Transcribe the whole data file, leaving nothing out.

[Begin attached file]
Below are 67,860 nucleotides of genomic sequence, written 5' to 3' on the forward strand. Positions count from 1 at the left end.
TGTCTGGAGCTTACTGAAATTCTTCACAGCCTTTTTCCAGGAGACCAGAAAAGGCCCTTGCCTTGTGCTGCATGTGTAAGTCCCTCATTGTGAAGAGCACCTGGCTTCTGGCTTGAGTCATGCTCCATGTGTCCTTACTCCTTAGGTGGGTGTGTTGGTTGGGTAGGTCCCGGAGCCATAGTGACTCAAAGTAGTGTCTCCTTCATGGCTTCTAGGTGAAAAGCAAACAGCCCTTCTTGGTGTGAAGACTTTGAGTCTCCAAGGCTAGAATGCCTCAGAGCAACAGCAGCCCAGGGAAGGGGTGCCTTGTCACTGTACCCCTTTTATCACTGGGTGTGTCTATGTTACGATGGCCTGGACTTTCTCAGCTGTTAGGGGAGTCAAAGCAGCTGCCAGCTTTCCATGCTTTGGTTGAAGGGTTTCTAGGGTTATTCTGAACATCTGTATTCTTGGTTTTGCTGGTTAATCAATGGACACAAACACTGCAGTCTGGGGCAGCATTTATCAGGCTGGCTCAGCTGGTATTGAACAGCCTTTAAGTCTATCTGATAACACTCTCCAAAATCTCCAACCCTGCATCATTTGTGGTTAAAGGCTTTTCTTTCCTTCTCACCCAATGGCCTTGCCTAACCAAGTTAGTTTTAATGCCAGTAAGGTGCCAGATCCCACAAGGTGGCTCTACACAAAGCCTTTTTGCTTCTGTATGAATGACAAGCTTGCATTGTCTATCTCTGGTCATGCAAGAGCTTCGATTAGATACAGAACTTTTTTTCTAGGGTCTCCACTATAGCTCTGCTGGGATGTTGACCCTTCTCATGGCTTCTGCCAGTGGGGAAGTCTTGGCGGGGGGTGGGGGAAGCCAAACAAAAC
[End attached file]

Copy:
Below are 67,860 nucleotides of genomic sequence, written 5' to 3' on the forward strand. Positions count from 1 at the left end.
TGTCTGGAGCTTACTGAAATTCTTCACAGCCTTTTTCCAGGAGACCAGAAAAGGCCCTTGCCTTGTGCTGCATGTGTAAGTCCCTCATTGTGAAGAGCACCTGGCTTCTGGCTTGAGTCATGCTCCATGTGTCCTTACTCCTTAGGTGGGTGTGTTGGTTGGGTAGGTCCCGGAGCCATAGTGACTCAAAGTAGTGTCTCCTTCATGGCTTCTAGGTGAAAAGCAAACAGCCCTTCTTGGTGTGAAGACTTTGAGTCTCCAAGGCTAGAATGCCTCAGAGCAACAGCAGCCCAGGGAAGGGGTGCCTTGTCACTGTACCCCTTTTATCACTGGGTGTGTCTATGTTACGATGGCCTGGACTTTCTCAGCTGTTAGGGGAGTCAAAGCAGCTGCCAGCTTTCCATGCTTTGGTTGAAGGGTTTCTAGGGTTATTCTGAACATCTGTATTCTTGGTTTTGCTGGTTAATCAATGGACACAAACACTGCAGTCTGGGGCAGCATTTATCAGGCTGGCTCAGCTGGTATTGAACAGCCTTTAAGTCTATCTGATAACACTCTCCAAAATCTCCAACCCTGCATCATTTGTGGTTAAAGGCTTTTCTTTCCTTCTCACCCAATGGCCTTGCCTAACCAAGTTAGTTTTAATGCCAGTAAGGTGCCAGATCCCACAAGGTGGCTCTACACAAAGCCTTTTTGCTTCTGTATGAATGACAAGCTTGCATTGTCTATCTCTGGTCATGCAAGAGCTTCGATTAGATACAGAACTTTTTTTCTAGGGTCTCCACTATAGCTCTGCTGGGATGTTGACCCTTCTCATGGCTTCTGCCAGTGGGGAAGTCTTGGCGGGGGGTGGGGGAAGCCAAACAAAAC